We would NEVER use this sentence to ask if someone WILL pay for the breakfast. "Estas pagando" means RIGHT NOW, in the present. If you want to ask about the future you use the future tense "vas a pagar" or "pagarás" is fine. It's unfortunate that half of the lesson about the use of the Gerund makes this same mistake. As a rule, we DO NOT use the "present of estar + gerund" for future actions. That's English use, not Spanish.
Did you not notice the "?" at the end of the sentence ""you are paying for my breakfast?", surly the "?" creates a question. If spoken with rising inflection on the "paying" then the sentence would express surprise, but if If spoken with rising inflection on the "are you" or the "breakfast" then it is a straight forward question. The English language in whatever guise is so flexible...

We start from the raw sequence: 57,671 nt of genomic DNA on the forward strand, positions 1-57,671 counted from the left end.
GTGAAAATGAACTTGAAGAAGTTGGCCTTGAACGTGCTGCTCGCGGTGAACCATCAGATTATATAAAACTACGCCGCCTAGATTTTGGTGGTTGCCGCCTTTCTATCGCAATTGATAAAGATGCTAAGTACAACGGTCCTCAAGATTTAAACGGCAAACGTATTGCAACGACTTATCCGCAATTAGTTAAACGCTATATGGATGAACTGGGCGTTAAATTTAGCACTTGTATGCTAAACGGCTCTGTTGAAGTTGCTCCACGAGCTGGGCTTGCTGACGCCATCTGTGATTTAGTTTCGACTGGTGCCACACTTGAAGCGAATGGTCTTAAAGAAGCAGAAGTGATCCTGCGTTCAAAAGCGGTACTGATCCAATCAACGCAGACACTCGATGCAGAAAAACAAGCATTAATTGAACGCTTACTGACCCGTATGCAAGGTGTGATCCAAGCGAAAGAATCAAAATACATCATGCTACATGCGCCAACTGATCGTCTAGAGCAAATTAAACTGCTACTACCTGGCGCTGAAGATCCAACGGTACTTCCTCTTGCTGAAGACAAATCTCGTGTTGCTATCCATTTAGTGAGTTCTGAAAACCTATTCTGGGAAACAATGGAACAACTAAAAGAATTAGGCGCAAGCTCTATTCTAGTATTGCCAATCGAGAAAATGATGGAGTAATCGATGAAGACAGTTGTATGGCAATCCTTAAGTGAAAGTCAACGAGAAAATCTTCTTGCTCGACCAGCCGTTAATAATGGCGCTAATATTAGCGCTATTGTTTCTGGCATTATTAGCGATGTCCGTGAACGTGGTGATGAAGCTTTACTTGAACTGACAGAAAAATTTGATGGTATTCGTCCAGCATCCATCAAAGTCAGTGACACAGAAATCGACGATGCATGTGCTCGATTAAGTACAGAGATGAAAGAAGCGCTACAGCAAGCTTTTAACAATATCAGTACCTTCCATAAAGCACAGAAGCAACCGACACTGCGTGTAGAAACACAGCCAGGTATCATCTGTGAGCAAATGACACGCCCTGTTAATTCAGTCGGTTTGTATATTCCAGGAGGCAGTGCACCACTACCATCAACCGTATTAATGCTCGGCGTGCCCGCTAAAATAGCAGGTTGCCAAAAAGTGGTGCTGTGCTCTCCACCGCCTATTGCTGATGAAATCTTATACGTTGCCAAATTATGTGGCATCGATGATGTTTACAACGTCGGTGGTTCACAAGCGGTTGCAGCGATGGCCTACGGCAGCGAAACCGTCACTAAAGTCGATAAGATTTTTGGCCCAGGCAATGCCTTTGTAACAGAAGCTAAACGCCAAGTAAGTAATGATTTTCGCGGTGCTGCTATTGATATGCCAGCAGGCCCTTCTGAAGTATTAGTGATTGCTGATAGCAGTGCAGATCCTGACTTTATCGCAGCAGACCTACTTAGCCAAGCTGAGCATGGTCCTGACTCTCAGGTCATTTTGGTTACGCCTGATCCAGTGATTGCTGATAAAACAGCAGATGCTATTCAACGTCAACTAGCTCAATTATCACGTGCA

Why isn't is necessary to include "por" for "for"?
¿Estás pagando por mi desayuno?"
In this sentence the "for" may seem obvious but in a sentence such as ¿Estás pagando mi hijo?" how do you know if it means "Are you paying for my child?" (like for a movie ticket) or "Are you paying my child?" (for doing a task)?
The reason is 'are you paying my child?' (for doing a task) is '¿Estás pagando a mi hijo?'. The child is an indirect object, the money is the direct object: 'are you paying ten dollars to my child' = '¿Estas pagando diez dolares a mi hijo?'. So the sentences wouldn't be the same. Having said that, 'are you paying for my child?' (cash on their behalf) isn't the same thing as 'are you paying for my breakfast?' (cash for the breakfast), unless you're actually buying the child. I think you do need the 'por' if you're paying on behalf of someone, it only disappears in the cash for child scenario.